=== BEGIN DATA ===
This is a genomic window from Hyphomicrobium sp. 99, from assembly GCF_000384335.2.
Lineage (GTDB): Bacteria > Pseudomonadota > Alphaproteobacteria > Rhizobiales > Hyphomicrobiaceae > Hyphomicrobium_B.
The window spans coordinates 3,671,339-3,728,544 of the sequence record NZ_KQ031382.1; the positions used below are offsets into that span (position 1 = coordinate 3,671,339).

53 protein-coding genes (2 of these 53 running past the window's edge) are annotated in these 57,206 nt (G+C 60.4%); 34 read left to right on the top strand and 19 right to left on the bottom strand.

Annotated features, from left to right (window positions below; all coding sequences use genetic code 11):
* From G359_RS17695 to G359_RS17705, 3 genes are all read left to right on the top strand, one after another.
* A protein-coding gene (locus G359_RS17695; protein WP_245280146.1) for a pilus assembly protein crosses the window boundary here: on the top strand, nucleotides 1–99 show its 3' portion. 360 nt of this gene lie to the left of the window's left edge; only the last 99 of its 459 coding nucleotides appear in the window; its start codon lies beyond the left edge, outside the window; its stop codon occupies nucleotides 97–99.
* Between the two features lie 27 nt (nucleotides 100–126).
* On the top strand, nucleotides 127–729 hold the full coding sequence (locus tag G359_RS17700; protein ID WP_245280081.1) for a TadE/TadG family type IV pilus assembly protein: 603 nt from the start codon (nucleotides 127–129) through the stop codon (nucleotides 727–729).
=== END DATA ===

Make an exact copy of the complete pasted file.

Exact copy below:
This is a genomic window from Hyphomicrobium sp. 99, from assembly GCF_000384335.2.
Lineage (GTDB): Bacteria > Pseudomonadota > Alphaproteobacteria > Rhizobiales > Hyphomicrobiaceae > Hyphomicrobium_B.
The window spans coordinates 3,671,339-3,728,544 of the sequence record NZ_KQ031382.1; the positions used below are offsets into that span (position 1 = coordinate 3,671,339).

53 protein-coding genes (2 of these 53 running past the window's edge) are annotated in these 57,206 nt (G+C 60.4%); 34 read left to right on the top strand and 19 right to left on the bottom strand.

Annotated features, from left to right (window positions below; all coding sequences use genetic code 11):
* From G359_RS17695 to G359_RS17705, 3 genes are all read left to right on the top strand, one after another.
* A protein-coding gene (locus G359_RS17695; protein WP_245280146.1) for a pilus assembly protein crosses the window boundary here: on the top strand, nucleotides 1–99 show its 3' portion. 360 nt of this gene lie to the left of the window's left edge; only the last 99 of its 459 coding nucleotides appear in the window; its start codon lies beyond the left edge, outside the window; its stop codon occupies nucleotides 97–99.
* Between the two features lie 27 nt (nucleotides 100–126).
* On the top strand, nucleotides 127–729 hold the full coding sequence (locus tag G359_RS17700; protein ID WP_245280081.1) for a TadE/TadG family type IV pilus assembly protein: 603 nt from the start codon (nucleotides 127–129) through the stop codon (nucleotides 727–729).